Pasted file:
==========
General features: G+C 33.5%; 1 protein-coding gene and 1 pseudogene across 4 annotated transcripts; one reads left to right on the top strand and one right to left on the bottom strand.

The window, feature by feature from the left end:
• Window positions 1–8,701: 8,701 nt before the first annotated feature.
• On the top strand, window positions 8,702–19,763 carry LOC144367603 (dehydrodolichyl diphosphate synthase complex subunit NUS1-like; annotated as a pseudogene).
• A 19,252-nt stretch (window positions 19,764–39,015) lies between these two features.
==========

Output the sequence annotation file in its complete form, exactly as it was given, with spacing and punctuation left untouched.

General features: G+C 33.5%; 1 protein-coding gene and 1 pseudogene across 4 annotated transcripts; one reads left to right on the top strand and one right to left on the bottom strand.

The window, feature by feature from the left end:
• Window positions 1–8,701: 8,701 nt before the first annotated feature.
• On the top strand, window positions 8,702–19,763 carry LOC144367603 (dehydrodolichyl diphosphate synthase complex subunit NUS1-like; annotated as a pseudogene).
• A 19,252-nt stretch (window positions 19,764–39,015) lies between these two features.